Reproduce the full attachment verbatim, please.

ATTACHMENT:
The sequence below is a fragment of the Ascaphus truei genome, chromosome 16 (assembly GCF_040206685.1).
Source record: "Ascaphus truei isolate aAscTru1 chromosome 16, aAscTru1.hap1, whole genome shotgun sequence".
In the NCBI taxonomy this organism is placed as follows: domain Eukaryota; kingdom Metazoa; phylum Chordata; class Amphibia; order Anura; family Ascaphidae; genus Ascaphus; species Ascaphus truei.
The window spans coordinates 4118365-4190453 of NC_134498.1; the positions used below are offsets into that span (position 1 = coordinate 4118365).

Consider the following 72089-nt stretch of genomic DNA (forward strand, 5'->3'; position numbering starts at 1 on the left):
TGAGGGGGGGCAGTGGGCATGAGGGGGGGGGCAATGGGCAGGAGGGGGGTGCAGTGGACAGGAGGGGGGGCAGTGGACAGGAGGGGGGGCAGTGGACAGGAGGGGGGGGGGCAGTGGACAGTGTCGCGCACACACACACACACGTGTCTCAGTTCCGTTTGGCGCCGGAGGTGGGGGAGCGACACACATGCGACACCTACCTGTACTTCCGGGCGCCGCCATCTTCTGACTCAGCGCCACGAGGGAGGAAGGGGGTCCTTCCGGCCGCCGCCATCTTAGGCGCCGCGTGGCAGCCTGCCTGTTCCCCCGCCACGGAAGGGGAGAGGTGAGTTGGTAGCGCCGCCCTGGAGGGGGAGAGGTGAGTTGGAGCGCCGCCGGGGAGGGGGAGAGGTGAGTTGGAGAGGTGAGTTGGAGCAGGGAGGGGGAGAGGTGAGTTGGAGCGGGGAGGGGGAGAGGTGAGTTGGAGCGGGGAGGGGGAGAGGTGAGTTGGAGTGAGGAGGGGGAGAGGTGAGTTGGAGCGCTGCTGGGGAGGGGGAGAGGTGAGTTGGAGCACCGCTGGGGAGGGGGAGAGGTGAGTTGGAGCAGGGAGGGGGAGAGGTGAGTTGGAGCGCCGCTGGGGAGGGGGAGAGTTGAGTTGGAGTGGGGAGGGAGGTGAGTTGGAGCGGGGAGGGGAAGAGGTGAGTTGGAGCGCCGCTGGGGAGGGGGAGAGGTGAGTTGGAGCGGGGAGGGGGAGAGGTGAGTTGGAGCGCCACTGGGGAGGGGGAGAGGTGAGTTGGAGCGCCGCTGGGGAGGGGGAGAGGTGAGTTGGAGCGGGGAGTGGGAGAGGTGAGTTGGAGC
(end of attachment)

The sequence below is a fragment of the Ascaphus truei genome, chromosome 16 (assembly GCF_040206685.1).
Source record: "Ascaphus truei isolate aAscTru1 chromosome 16, aAscTru1.hap1, whole genome shotgun sequence".
In the NCBI taxonomy this organism is placed as follows: domain Eukaryota; kingdom Metazoa; phylum Chordata; class Amphibia; order Anura; family Ascaphidae; genus Ascaphus; species Ascaphus truei.
The window spans coordinates 4118365-4190453 of NC_134498.1; the positions used below are offsets into that span (position 1 = coordinate 4118365).

Consider the following 72089-nt stretch of genomic DNA (forward strand, 5'->3'; position numbering starts at 1 on the left):
TGAGGGGGGGCAGTGGGCATGAGGGGGGGGGCAATGGGCAGGAGGGGGGTGCAGTGGACAGGAGGGGGGGCAGTGGACAGGAGGGGGGGCAGTGGACAGGAGGGGGGGGGGCAGTGGACAGTGTCGCGCACACACACACACACGTGTCTCAGTTCCGTTTGGCGCCGGAGGTGGGGGAGCGACACACATGCGACACCTACCTGTACTTCCGGGCGCCGCCATCTTCTGACTCAGCGCCACGAGGGAGGAAGGGGGTCCTTCCGGCCGCCGCCATCTTAGGCGCCGCGTGGCAGCCTGCCTGTTCCCCCGCCACGGAAGGGGAGAGGTGAGTTGGTAGCGCCGCCCTGGAGGGGGAGAGGTGAGTTGGAGCGCCGCCGGGGAGGGGGAGAGGTGAGTTGGAGAGGTGAGTTGGAGCAGGGAGGGGGAGAGGTGAGTTGGAGCGGGGAGGGGGAGAGGTGAGTTGGAGCGGGGAGGGGGAGAGGTGAGTTGGAGTGAGGAGGGGGAGAGGTGAGTTGGAGCGCTGCTGGGGAGGGGGAGAGGTGAGTTGGAGCACCGCTGGGGAGGGGGAGAGGTGAGTTGGAGCAGGGAGGGGGAGAGGTGAGTTGGAGCGCCGCTGGGGAGGGGGAGAGTTGAGTTGGAGTGGGGAGGGAGGTGAGTTGGAGCGGGGAGGGGAAGAGGTGAGTTGGAGCGCCGCTGGGGAGGGGGAGAGGTGAGTTGGAGCGGGGAGGGGGAGAGGTGAGTTGGAGCGCCACTGGGGAGGGGGAGAGGTGAGTTGGAGCGCCGCTGGGGAGGGGGAGAGGTGAGTTGGAGCGGGGAGTGGGAGAGGTGAGTTGGAGC